Michael Whalen
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Politicians love to extol the virtues of small business and praise the entrepreneurs who take risks to create jobs – when it's politically expedient for them to do so. But when the political winds change, the political establishment is quick to take to the airwaves to vilify small business owners for being profitable, dubbing them "millionaires" and calling for an increase in their taxes.

This political two-step is made possible by the fact that small business owners - from sole proprietorships to companies with hundreds of employees - most often report company earnings as personal income. These companies are most often "subchapter S-Corporations" or LLCs where the business income "passes through" to the individual so as to avoid being double-taxed, hence these are known as "pass-through companies." These entrepreneurs must set aside much of their reported income to support their businesses in bad times and for investing in the future. Even if they have to cut their own salaries to stay afloat, they are still described as "millionaires," making them easy prey for politicians looking for a villain.

In case you missed that, let me say it again, differently: the income a business generates is not primarily for the business owner – it is for the business: operations, payroll and reinvesting in the community. Business owners, particularly those who file their taxes as individuals, look like high-income earners, but only on paper, and this is a critical distinction that government often seems to forget – or ignore.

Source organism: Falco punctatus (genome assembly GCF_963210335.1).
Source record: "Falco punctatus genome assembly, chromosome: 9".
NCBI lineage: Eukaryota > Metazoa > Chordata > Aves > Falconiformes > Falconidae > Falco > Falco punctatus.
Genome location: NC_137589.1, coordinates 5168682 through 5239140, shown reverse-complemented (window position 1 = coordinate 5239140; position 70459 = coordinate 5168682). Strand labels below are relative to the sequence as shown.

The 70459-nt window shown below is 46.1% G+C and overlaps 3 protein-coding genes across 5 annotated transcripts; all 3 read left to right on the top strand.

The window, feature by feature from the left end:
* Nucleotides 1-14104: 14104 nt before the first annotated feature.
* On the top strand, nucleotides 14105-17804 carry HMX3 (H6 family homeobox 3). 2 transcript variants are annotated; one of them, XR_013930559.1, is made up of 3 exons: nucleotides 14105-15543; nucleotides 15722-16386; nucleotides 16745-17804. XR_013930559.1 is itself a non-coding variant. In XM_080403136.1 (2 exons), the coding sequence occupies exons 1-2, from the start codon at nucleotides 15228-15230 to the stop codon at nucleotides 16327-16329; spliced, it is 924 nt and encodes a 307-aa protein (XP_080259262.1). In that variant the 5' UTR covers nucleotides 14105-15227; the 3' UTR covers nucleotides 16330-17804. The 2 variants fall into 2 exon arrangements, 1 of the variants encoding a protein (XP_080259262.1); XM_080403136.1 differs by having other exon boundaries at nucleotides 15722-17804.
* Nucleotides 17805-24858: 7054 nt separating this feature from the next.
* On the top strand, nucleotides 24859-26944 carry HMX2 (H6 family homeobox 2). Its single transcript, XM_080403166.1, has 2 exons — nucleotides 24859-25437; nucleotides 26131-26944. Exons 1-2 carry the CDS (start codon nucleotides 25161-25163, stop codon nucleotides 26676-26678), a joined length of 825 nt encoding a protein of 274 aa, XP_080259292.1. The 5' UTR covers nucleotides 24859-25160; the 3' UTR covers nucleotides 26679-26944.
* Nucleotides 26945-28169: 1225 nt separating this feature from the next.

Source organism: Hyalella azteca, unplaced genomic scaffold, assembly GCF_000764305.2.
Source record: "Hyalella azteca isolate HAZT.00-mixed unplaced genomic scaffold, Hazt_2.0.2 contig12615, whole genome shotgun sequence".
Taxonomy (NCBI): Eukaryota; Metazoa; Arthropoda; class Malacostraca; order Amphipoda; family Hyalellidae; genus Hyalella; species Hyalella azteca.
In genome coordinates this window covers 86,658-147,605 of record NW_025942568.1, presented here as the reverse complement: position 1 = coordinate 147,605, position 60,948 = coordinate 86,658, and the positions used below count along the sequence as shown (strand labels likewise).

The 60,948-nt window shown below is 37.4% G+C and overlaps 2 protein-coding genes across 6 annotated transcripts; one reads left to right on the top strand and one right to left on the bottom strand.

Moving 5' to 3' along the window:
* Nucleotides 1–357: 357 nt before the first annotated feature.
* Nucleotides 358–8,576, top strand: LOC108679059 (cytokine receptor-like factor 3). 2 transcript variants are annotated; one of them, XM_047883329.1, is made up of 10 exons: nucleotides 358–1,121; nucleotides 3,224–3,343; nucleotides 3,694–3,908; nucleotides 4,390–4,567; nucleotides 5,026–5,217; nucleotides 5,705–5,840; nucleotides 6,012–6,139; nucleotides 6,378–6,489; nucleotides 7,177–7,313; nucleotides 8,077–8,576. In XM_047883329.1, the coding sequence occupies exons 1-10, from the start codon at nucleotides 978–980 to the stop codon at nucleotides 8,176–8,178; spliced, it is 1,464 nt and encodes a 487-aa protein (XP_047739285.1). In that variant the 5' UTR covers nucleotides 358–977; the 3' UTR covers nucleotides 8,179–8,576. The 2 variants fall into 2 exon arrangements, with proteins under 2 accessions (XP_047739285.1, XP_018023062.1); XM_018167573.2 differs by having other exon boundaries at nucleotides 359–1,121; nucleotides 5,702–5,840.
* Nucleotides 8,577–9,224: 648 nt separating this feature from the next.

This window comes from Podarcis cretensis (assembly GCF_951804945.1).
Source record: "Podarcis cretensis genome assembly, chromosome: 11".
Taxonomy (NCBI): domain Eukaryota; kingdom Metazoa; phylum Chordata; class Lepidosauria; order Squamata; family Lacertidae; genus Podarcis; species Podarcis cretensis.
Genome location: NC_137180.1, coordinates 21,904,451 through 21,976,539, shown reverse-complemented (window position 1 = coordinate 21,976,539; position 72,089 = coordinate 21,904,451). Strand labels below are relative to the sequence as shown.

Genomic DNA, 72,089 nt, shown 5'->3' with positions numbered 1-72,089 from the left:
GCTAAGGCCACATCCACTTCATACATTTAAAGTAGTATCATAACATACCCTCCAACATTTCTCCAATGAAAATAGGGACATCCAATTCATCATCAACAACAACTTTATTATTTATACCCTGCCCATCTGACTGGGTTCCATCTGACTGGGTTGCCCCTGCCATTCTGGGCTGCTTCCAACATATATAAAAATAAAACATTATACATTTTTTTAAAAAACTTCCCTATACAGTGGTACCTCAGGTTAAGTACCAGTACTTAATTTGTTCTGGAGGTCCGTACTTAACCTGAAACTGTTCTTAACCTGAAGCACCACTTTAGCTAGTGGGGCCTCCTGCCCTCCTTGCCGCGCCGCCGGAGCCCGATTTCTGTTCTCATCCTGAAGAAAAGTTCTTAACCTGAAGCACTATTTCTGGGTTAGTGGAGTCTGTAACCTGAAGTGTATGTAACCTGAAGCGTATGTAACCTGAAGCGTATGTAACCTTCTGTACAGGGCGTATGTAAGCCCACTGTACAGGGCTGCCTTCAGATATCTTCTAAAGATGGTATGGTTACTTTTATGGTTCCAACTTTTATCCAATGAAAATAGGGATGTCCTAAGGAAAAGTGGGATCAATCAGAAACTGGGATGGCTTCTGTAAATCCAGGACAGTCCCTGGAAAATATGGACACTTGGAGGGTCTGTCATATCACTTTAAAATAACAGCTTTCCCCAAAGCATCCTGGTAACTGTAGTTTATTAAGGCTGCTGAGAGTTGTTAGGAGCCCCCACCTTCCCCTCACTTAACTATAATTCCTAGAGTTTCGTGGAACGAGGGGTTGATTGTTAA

For some perspective, there are more than 4.5 million S-Corporations in the United States today and, according to Ernst & Young, 54% of all private sector employees – some 69 million people – currently work for these types of "pass-through" businesses. So when politicians talk about putting the squeeze on "millionaires" for more taxes – ostensibly to bring more revenue into government – their proposal may sound good but consider this: Higher taxes means less profit for companies to invest in their business and may mean they have to eliminate existing jobs as a result. Moreover, fewer people working means the government receives less revenue. In the middle of the worst job crisis this country has seen since the Great Depression, raising taxes on businesses is a profoundly bad idea.

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Michael Whalen

Mike Whalen is President and CEO of The Heart of America Group which designs, builds and operates hotels, restaurants and commercial real estate throughout the Midwest. He is also a member of the Job Creators Alliance, a group of current and former CEOs committed to defending the free enterprise system. More information can be found at: http://jobcreatorsalliance.org